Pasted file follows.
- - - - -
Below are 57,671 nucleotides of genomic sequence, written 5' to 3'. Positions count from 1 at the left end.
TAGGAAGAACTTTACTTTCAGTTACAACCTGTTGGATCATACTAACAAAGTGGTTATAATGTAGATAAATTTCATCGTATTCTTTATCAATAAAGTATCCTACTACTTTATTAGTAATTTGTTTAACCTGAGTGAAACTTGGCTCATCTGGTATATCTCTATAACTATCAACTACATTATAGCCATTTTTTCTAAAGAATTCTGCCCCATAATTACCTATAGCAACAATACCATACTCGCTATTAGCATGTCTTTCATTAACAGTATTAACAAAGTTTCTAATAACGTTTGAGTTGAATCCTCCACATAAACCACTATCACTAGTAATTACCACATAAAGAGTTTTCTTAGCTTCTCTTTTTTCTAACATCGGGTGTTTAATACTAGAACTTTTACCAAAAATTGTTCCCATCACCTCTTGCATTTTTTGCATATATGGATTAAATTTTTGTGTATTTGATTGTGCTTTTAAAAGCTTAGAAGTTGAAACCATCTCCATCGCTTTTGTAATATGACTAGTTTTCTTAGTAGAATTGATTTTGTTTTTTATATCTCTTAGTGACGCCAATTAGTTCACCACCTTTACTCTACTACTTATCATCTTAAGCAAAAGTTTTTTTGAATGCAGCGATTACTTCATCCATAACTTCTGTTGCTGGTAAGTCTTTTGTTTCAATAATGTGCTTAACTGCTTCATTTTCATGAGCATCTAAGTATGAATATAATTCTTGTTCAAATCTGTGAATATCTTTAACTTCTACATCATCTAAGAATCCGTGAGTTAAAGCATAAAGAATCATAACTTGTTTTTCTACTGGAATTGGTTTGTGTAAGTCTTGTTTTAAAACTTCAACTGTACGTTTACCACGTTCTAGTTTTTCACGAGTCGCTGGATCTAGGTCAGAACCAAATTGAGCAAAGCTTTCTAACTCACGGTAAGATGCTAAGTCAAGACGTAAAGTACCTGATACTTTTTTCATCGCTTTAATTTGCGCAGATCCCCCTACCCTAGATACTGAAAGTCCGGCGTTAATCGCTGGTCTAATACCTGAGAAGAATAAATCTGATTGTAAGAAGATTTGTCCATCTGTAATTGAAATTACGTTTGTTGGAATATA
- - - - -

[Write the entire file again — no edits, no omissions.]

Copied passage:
Below are 57,671 nucleotides of genomic sequence, written 5' to 3'. Positions count from 1 at the left end.
TAGGAAGAACTTTACTTTCAGTTACAACCTGTTGGATCATACTAACAAAGTGGTTATAATGTAGATAAATTTCATCGTATTCTTTATCAATAAAGTATCCTACTACTTTATTAGTAATTTGTTTAACCTGAGTGAAACTTGGCTCATCTGGTATATCTCTATAACTATCAACTACATTATAGCCATTTTTTCTAAAGAATTCTGCCCCATAATTACCTATAGCAACAATACCATACTCGCTATTAGCATGTCTTTCATTAACAGTATTAACAAAGTTTCTAATAACGTTTGAGTTGAATCCTCCACATAAACCACTATCACTAGTAATTACCACATAAAGAGTTTTCTTAGCTTCTCTTTTTTCTAACATCGGGTGTTTAATACTAGAACTTTTACCAAAAATTGTTCCCATCACCTCTTGCATTTTTTGCATATATGGATTAAATTTTTGTGTATTTGATTGTGCTTTTAAAAGCTTAGAAGTTGAAACCATCTCCATCGCTTTTGTAATATGACTAGTTTTCTTAGTAGAATTGATTTTGTTTTTTATATCTCTTAGTGACGCCAATTAGTTCACCACCTTTACTCTACTACTTATCATCTTAAGCAAAAGTTTTTTTGAATGCAGCGATTACTTCATCCATAACTTCTGTTGCTGGTAAGTCTTTTGTTTCAATAATGTGCTTAACTGCTTCATTTTCATGAGCATCTAAGTATGAATATAATTCTTGTTCAAATCTGTGAATATCTTTAACTTCTACATCATCTAAGAATCCGTGAGTTAAAGCATAAAGAATCATAACTTGTTTTTCTACTGGAATTGGTTTGTGTAAGTCTTGTTTTAAAACTTCAACTGTACGTTTACCACGTTCTAGTTTTTCACGAGTCGCTGGATCTAGGTCAGAACCAAATTGAGCAAAGCTTTCTAACTCACGGTAAGATGCTAAGTCAAGACGTAAAGTACCTGATACTTTTTTCATCGCTTTAATTTGCGCAGATCCCCCTACCCTAGATACTGAAAGTCCGGCGTTAATCGCTGGTCTAATACCTGAGAAGAATAAATCTGATTGTAAGAAGATTTGTCCATCTGTAATTGAAATTACGTTTGTTGGAATATA